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Nassau, Suffolk seek state OK on bonds

ALBANY -- Nassau and Suffolk counties have launched an 11th-hour campaign to obtain state permission to borrow money to cover lingering debts, possibly allowing Nassau to bypass a financial control board, lawmakers said Wednesday.

The counties have told state legislators assistance is needed to help cover expenses related to superstorm Sandy, although the proposal they've floated this week would allow them to issue bonds to cover any type of debt.

Importantly, the proposal would allow the counties to issue bonds through a state authority -- thereby letting Nassau County avoid asking for approval from the Nassau Interim Finance Authority, officials said.

Suffolk County Executive Steven Bellone, a Democrat, and Nassau County Executive Edward Mangano, a Republican, have given state legislators a proposal that would allow them to borrow up to $500 million, according to a copy obtained by Newsday. The plan says that a "financially distressed municipality" would be able to use the state Dormitory Authority to "accomplish a refunding, repayment or restructuring of all or a portion of a county's outstanding indebtedness."

The counties have a short window to persuade state lawmakers to go along. The state Legislature is slated to adjourn for the year on June 20.

Officials called the plan a bipartisan approach to forge "regional solutions."

"It's no secret Nassau and Suffolk counties have financially suffered in a number of ways in the aftermath of Sandy," said Jon Schneider, spokesman for Bellone. "What we're asking for is the ability to do some debt restructuring combined with some near-term relief so we can rebuild our county finances."

Suffolk originated the plan, officials from both counties said.

"Suffolk developed this legislation. Nassau County joins with Suffolk in supporting this relief measure," Mangano spokesman Brian Nevin said in an email.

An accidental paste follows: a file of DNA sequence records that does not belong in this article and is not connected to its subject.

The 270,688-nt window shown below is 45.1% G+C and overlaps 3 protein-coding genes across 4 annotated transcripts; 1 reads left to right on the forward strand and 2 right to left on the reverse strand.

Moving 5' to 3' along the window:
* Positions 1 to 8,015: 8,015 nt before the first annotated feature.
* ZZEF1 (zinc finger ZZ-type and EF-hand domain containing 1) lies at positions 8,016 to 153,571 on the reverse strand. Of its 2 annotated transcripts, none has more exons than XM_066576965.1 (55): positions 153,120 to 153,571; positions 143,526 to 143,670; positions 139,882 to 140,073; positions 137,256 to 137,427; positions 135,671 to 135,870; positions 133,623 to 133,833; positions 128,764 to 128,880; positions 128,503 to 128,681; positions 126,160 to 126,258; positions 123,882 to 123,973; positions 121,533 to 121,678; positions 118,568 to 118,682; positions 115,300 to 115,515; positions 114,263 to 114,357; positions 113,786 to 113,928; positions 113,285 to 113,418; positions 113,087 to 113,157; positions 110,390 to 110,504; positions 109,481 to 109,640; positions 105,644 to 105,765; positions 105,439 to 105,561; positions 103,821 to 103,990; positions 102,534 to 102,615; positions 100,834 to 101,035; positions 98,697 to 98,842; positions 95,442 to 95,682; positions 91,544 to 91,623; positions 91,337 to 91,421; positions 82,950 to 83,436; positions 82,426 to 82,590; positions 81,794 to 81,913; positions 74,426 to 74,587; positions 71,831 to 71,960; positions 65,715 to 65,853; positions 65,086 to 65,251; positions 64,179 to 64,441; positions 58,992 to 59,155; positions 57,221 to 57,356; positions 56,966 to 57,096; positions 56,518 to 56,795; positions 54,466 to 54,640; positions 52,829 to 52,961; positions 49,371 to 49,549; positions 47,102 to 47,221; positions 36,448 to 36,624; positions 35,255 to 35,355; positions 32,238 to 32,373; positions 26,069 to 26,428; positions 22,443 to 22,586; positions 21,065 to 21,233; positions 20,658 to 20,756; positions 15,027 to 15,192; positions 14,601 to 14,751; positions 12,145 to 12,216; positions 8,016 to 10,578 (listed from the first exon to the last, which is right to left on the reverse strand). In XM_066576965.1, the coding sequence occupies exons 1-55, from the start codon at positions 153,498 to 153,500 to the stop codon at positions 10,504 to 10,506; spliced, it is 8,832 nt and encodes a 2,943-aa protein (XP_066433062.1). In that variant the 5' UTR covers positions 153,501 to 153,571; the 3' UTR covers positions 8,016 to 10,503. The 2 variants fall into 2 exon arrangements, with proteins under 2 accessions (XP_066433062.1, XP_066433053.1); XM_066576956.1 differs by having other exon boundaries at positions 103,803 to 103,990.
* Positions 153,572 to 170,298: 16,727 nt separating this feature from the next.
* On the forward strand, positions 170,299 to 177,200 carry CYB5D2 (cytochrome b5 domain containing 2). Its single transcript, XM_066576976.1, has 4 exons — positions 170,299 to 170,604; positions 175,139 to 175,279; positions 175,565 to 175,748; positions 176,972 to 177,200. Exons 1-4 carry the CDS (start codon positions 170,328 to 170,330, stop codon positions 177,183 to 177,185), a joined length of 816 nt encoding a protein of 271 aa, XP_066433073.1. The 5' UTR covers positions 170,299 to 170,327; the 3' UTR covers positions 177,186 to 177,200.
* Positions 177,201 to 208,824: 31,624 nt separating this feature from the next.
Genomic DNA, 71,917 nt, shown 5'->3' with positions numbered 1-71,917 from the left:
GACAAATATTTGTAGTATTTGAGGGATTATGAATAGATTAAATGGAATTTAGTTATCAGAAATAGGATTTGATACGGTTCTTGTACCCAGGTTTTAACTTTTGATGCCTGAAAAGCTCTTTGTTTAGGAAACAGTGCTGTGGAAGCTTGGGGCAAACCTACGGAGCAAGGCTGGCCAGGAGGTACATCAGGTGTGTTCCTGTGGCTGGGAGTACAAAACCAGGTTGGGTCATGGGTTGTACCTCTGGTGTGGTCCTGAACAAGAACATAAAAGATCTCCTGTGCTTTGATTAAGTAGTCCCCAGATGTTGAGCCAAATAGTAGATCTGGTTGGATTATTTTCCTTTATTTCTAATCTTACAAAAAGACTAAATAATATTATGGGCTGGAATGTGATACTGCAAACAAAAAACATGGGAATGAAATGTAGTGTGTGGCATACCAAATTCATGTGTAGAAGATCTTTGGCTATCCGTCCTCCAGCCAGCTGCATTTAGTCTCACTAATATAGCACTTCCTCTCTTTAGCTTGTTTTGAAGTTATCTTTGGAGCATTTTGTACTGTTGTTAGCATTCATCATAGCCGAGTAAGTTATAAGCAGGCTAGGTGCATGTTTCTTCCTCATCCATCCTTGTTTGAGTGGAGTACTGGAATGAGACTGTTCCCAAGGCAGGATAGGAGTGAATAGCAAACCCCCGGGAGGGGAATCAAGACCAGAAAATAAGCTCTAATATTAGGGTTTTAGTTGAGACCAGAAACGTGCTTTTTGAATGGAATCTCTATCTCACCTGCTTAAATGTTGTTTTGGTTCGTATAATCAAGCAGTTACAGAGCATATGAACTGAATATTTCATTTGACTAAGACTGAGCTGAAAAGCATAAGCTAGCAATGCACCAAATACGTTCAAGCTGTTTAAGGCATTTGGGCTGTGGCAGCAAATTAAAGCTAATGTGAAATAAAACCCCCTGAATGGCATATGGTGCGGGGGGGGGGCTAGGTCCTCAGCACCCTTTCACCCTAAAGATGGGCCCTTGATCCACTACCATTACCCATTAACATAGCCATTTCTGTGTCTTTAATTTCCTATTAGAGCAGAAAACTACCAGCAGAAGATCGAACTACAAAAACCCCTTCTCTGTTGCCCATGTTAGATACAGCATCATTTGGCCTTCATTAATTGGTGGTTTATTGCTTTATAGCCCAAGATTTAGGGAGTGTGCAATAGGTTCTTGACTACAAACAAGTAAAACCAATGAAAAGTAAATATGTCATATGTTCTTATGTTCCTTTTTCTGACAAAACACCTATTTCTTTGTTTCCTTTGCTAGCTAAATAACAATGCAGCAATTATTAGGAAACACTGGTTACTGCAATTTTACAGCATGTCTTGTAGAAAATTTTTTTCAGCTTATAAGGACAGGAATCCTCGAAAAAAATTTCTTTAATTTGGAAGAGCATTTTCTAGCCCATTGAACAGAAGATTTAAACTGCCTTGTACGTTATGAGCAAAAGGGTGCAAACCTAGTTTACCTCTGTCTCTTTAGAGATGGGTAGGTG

"Clearly, we're stronger when we have a Democrat and a Republican coming together to speak about regional problems and regional solutions," Schneider said.

But some state legislators blasted the notion of letting Nassau end-run NIFA. Last year, they blocked a similar Mangano borrowing request.

"This is the same battle that was waged and lost by County Executive Mangano a year ago," said Assemb. Charles Lavine (D-Glen Cove).

Asked if Sandy makes this request more palatable, Lavine said no. "Sandy makes no difference whatsoever," he said, adding that Mangano was trying a "back door" approach to get around NIFA.

Nassau and Suffolk are eyeing other types of assistance from the Legislature. They want permission to allow off-track betting corporations on Long Island to offer video slots as part of any deal to expand gambling in New York. Suffolk also wants to execute a "sale-lease back" agreement for county buildings that would give the county a cash infusion.A key Suffolk County lawmaker said the pending deadline could make it difficult to get the borrowing proposal approved. "This one is a bit of a late starter, which could be a problem," said Assemb. Robert Sweeney (D-Lindenhurst). "But we'll try to help the counties any way we can."

A spokesman for Senate co-leader Dean Skelos (R-Rockville Centre) made no promises. "A number of municipalities across the state have requested to be given the authority to borrow," said Scott Reif, a Skelos aide. "We are currently weighing those requests."


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